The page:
Rubber conveyor belts are commonly used to convey items with irregular bottom surfaces, small items that would fall in between rollers (e.g. a sushi conveyor bar), or bags of product that would sag between rollers. Belt conveyors are generally fairly similar in construction consisting of a metal frame with rollers at either end of a flat metal bed. The belt is looped around each of the rollers and when one of the rollers is powered (by an electrical motor) the belting slides across the solid metal frame bed, moving the product. In heavy use applications the beds which the belting is pulled over are replaced with rollers. The rollers allow weight to be conveyed as they reduce the amount of friction generated from the heavier loading on the belting. Belt conveyors can now be manufactured with curved sections which use tapered rollers and curved belting to convey products around a corner. These conveyor systems are commonly used in postal sorting offices and airport baggage handling systems. A sandwich belt conveyor uses two conveyor belts, face-to-face, to firmly contain the item being carried, making steep incline and even vertical-lift runs achievable.

Belt conveyors are the most commonly used powered conveyors because they are the most versatile and the least expensive. Product is conveyed directly on the belt so both regular and irregular shaped objects, large or small, light and heavy, can be transported successfully. These conveyors should use only the highest quality premium belting products, which reduces belt stretch and results in less maintenance for tension adjustments. Belt conveyors can be used to transport product in a straight line or through changes in elevation or direction. In certain applications they can also be used for static accumulation or cartons.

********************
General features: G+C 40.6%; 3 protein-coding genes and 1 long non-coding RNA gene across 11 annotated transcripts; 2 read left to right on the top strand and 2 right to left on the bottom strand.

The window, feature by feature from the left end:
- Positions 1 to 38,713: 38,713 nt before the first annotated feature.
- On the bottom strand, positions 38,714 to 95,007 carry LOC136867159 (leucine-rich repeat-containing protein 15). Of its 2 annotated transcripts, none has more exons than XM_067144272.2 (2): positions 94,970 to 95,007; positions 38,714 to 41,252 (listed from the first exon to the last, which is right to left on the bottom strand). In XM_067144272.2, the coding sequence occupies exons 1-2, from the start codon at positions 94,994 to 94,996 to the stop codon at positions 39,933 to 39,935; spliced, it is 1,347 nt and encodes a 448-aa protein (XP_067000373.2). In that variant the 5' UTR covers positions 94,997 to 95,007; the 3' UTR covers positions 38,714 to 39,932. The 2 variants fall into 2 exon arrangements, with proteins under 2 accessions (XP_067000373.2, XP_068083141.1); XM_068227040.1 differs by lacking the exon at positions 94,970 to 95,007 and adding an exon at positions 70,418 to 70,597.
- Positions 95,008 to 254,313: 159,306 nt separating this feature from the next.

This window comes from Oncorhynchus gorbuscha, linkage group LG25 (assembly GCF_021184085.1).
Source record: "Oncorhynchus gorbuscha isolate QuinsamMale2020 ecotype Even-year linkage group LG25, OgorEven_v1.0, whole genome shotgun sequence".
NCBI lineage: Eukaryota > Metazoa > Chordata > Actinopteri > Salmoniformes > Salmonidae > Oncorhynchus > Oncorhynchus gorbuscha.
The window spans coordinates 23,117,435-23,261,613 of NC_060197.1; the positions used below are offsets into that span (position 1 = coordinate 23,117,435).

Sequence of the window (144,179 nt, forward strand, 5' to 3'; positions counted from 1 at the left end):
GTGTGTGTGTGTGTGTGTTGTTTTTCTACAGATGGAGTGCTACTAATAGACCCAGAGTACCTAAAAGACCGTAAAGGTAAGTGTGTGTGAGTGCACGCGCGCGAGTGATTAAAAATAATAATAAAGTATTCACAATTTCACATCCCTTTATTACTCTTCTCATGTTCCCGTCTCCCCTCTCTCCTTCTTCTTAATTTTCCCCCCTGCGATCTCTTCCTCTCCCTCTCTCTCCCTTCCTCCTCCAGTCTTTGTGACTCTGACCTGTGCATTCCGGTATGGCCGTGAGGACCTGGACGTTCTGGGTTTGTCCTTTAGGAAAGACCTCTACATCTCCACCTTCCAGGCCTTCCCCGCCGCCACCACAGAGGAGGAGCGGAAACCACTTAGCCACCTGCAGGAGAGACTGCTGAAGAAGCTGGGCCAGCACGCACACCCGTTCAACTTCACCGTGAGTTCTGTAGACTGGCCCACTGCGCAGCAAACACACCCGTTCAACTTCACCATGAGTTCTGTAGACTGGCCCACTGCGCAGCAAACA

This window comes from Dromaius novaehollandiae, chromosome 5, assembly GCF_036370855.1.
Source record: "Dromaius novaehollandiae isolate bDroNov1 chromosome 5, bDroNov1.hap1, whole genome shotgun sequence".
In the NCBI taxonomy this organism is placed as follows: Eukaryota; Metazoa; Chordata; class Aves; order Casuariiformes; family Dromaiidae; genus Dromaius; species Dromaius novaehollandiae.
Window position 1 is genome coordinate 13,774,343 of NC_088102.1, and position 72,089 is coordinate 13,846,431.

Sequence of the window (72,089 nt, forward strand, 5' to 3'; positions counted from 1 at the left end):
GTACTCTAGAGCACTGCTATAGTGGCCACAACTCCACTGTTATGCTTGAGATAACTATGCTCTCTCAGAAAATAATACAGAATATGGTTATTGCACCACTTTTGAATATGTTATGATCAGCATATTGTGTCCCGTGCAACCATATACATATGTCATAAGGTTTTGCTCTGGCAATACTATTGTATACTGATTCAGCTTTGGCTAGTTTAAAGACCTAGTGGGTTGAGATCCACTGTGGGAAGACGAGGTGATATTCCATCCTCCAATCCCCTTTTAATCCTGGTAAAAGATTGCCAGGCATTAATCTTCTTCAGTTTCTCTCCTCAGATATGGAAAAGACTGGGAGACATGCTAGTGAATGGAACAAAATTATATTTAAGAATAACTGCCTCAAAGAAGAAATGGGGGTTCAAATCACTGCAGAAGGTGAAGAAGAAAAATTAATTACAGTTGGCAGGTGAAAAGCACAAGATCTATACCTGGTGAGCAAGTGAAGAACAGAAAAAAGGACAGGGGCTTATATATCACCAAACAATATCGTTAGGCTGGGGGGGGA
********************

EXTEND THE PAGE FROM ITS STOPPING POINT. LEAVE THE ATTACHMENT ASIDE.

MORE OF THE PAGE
Long belt conveyors[edit]

The longest belt conveyor system in the world is in Western Sahara. It is 98 km (61 mi) long, from the phosphate mines of Bu Craa to the coast south of El-Aaiun.[3]

The longest conveyor system in an airport is the Dubai International Airport baggage handling system at 63 km (39 mi). It was installed by Siemens and commissioned in 2008, and has a combination of traditional belt conveyors and tray conveyors.[4]

Boddington Bauxite Mine in Western Australia is officially recognised as having the world's longest and second-longest single belts with a 31-kilometre-long (19 mi) belt feeding a 20 km (12.5 miles) long belt. This system feeds bauxite through the difficult terrain of the Daring Ranges to the alumina refinery at Worsley. The longest single-belt international conveyor runs from Meghalaya in India to a cement factory at Chhatak Bangladesh.[5][6][7] It is about 17 km long and conveys limestone and shale at 960 tons/hour, from the quarry in India to the cement factory (7 km long in India and 10 km long in Bangladesh). The conveyor was engineered by AUMUND France and Larsen & Toubro. The conveyor is actuated by three synchronized drive units for a total power of about 1.8 MW supplied by ABB (two drives at the head end in Bangladesh and one drive at the tail end in India). The conveyor belt was manufactured in 300-meter lengths on the Indian side and 500-meter lengths on the Bangladesh side, and was installed on-site by NILOS India. The idlers, or rollers, of the system are unique[citation needed] in that they are designed to accommodate both horizontal and vertical curves along the terrain. Dedicated vehicles were designed for the maintenance of the conveyor, which is always at a minimum height of 5 metres (16 ft) above the ground to avoid being flooded during monsoon periods.